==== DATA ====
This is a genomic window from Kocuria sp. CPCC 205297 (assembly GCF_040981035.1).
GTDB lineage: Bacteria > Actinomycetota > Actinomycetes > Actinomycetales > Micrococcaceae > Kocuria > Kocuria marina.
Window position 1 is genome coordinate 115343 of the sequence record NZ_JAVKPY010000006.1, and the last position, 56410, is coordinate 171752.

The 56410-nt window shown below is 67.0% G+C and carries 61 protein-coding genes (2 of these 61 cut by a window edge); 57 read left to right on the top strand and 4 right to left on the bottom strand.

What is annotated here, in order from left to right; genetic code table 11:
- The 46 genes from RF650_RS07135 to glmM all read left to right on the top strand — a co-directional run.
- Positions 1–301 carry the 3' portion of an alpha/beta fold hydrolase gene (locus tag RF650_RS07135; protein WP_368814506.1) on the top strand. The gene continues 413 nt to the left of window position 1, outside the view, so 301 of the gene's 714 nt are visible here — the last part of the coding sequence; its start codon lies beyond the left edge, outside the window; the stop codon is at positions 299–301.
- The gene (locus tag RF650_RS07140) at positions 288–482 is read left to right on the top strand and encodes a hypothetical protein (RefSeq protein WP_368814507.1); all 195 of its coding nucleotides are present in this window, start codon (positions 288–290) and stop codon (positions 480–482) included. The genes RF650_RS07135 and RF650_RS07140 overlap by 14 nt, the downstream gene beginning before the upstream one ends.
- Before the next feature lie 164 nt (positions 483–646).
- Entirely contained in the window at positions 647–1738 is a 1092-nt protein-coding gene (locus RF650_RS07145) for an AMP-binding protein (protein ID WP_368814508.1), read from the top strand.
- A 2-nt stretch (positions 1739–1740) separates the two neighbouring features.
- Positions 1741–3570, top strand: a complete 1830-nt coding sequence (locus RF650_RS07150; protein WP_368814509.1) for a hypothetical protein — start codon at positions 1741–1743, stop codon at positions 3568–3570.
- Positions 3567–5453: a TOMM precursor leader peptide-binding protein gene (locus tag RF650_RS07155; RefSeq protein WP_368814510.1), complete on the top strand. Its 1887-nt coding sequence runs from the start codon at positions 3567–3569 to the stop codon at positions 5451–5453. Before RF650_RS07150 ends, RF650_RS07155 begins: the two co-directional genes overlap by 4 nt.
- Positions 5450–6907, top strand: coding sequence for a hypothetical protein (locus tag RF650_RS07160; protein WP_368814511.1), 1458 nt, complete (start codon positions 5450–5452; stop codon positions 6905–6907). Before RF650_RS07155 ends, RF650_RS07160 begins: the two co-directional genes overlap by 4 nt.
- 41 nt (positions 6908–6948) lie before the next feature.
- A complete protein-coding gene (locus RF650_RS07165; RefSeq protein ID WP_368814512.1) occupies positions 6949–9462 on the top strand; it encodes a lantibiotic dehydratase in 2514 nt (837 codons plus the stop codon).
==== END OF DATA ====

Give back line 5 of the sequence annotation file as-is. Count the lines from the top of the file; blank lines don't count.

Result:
What is annotated here, in order from left to right; genetic code table 11: